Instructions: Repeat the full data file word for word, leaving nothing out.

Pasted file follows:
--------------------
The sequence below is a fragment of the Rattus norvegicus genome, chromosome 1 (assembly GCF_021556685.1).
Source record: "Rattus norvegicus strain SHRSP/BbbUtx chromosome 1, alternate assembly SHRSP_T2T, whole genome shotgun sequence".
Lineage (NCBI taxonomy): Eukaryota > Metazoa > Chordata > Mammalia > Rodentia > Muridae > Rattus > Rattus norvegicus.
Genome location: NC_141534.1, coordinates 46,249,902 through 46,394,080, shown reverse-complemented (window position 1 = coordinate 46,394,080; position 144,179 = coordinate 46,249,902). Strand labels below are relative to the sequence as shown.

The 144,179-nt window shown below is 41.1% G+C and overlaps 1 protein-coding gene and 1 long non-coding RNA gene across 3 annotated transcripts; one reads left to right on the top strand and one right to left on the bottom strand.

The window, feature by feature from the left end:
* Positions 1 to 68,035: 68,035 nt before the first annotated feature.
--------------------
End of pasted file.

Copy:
The sequence below is a fragment of the Rattus norvegicus genome, chromosome 1 (assembly GCF_021556685.1).
Source record: "Rattus norvegicus strain SHRSP/BbbUtx chromosome 1, alternate assembly SHRSP_T2T, whole genome shotgun sequence".
Lineage (NCBI taxonomy): Eukaryota > Metazoa > Chordata > Mammalia > Rodentia > Muridae > Rattus > Rattus norvegicus.
Genome location: NC_141534.1, coordinates 46,249,902 through 46,394,080, shown reverse-complemented (window position 1 = coordinate 46,394,080; position 144,179 = coordinate 46,249,902). Strand labels below are relative to the sequence as shown.

The 144,179-nt window shown below is 41.1% G+C and overlaps 1 protein-coding gene and 1 long non-coding RNA gene across 3 annotated transcripts; one reads left to right on the top strand and one right to left on the bottom strand.

The window, feature by feature from the left end:
* Positions 1 to 68,035: 68,035 nt before the first annotated feature.